No one said that drag racing is safe. In fact, if any recent coverage
of the motorsport is any indication, drag racing is a rather risky
hobby. However, whether a part of the National Hot Rod Association
(NHRA) or not, tracks all across the country have guidelines for racers
and cars that insure minimal risk to drivers and spectators at drag
racing events, and for good reason. Case in point- the video above.
The video was shot at the Dallas Raceway on September 18, 2010 at the
True Street Qualifying event. John Mathis’ ‘69 Camaro is lined up
against a Yenko Deuce, a 427cui Yenko Nova that we hope is a clone, since
the driver seems to have no problem thrashing it on the drag strip.
With a quick drop of the lights, the Camaro, driven by Cedric Ingram,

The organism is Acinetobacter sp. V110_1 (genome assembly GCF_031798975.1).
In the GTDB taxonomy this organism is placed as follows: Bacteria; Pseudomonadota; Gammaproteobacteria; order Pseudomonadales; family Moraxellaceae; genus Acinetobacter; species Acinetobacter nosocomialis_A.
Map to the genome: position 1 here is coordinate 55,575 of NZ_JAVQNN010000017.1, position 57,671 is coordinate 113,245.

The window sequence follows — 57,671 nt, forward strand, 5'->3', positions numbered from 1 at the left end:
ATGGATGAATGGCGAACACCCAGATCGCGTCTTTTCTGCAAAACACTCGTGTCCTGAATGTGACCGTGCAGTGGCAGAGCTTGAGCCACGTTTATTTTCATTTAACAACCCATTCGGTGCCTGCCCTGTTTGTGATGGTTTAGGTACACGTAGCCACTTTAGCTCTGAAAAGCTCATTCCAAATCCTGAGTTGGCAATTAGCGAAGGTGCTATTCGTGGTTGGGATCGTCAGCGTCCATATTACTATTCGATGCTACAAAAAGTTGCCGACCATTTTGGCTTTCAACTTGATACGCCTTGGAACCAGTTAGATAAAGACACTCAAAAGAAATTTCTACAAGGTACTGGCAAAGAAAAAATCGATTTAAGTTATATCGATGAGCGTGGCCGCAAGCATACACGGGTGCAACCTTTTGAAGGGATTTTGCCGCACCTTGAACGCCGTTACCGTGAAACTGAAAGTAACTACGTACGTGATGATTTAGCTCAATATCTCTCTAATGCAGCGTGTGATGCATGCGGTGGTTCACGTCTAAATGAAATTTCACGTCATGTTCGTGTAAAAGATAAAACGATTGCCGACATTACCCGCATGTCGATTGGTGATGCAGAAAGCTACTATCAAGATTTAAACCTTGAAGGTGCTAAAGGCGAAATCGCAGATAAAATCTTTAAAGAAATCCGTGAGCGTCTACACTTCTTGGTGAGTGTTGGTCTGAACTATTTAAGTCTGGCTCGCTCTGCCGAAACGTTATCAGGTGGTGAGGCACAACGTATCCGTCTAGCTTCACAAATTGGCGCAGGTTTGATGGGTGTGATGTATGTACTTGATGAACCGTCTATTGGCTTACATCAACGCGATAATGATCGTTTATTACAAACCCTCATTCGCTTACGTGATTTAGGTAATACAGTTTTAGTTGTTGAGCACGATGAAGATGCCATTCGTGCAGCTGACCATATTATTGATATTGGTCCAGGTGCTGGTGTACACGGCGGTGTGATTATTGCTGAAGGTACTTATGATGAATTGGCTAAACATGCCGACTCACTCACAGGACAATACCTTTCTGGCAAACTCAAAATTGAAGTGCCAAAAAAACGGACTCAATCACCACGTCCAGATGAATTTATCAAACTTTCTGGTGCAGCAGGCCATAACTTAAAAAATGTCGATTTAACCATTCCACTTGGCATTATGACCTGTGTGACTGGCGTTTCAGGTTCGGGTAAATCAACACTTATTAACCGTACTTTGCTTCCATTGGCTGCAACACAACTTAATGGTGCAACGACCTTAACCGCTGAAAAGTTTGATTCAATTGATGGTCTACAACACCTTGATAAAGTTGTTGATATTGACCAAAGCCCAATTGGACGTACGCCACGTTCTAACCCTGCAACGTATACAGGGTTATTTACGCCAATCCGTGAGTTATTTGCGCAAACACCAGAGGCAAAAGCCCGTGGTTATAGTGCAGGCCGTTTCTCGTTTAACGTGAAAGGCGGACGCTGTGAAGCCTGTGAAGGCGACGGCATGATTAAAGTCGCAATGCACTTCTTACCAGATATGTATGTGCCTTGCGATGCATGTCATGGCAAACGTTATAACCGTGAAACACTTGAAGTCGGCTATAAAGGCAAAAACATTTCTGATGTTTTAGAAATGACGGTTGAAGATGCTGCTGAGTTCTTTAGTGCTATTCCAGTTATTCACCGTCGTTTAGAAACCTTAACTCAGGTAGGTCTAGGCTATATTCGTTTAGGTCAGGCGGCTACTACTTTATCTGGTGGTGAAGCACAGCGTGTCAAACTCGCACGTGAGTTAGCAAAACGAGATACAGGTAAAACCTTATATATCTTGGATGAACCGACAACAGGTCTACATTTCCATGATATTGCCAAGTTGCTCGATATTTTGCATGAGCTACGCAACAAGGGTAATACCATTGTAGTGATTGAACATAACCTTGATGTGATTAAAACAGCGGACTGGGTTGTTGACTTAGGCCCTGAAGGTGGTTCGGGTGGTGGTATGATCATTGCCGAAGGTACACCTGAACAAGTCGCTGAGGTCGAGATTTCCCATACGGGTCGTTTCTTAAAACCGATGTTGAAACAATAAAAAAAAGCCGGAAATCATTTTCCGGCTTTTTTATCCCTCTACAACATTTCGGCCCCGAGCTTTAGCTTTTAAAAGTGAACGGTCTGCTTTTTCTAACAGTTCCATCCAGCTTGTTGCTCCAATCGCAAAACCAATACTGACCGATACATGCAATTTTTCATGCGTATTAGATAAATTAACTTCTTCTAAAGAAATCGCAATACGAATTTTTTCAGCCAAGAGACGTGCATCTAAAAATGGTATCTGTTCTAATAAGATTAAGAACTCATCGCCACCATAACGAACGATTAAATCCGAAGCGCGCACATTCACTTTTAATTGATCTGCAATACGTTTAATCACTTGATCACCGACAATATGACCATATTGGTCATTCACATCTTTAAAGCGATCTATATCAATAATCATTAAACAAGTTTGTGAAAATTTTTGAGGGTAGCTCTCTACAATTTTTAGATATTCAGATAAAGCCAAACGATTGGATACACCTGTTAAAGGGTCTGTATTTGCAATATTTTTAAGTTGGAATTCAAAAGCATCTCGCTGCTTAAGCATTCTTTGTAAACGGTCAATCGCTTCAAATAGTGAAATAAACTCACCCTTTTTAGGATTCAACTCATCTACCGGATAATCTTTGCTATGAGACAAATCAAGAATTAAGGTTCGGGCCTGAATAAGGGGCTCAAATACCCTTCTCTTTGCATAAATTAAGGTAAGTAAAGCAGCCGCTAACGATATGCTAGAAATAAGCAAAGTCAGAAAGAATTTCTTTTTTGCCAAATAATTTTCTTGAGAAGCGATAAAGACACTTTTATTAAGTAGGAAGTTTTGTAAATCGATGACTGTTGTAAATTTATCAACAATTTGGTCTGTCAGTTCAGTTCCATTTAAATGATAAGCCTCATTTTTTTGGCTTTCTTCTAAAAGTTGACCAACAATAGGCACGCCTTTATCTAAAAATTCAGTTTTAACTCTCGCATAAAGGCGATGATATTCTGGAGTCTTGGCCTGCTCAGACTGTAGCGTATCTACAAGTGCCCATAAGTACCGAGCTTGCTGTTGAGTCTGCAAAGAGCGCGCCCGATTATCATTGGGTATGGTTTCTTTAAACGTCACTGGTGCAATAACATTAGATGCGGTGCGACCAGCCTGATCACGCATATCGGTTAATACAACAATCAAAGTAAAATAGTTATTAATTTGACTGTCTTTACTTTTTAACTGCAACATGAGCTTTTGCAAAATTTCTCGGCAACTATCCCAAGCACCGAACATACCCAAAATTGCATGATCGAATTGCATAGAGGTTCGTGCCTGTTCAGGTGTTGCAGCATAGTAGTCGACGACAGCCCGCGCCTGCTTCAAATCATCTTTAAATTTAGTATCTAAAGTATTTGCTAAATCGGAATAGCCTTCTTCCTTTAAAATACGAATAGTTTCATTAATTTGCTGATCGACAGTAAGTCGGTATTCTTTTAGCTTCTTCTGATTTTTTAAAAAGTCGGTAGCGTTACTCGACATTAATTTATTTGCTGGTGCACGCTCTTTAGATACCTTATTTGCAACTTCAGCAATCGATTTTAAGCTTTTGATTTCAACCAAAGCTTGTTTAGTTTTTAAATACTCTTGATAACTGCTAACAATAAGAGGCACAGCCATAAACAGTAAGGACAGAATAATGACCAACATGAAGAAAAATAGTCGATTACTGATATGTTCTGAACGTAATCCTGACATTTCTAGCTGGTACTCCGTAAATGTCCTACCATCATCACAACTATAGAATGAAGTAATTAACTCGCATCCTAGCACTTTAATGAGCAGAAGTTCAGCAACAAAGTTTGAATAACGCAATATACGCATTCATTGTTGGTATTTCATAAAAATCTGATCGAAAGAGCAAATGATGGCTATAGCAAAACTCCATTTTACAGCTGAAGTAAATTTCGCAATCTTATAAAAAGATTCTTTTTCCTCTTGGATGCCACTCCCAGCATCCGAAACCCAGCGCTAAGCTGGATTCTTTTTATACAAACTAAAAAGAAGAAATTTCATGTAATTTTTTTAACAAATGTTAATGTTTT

takes off clean against his Yenko competitor, but then something goes
wrong. With the back wheels skidding to the right around the 60-foot
mark, the Camaro turns into the wall hard with an explosion of sparks.
The car then proceeds to turn across both lanes of the track, hitting
the barrier on the opposite side before coming to a rest.
In crashes like these, it isn’t unheard of for drivers to be severely
injured and require emergency medical treatment. However, thanks in
part to strict track guidelines and also some luck, Ingram steps out of
the Camaro at his own will, seemingly unscathed.
While a closer look at the car around a minute into the video reveals
an incredibly wrecked car and a turned in steering wheel from Ingram
hitting it with his chest, it is safe to say that had safety regulations
not been in place and enforced, this wreck could have resulted in a
much dimmer outcome.
A little part of me died watching this guy total out this classic muscle car…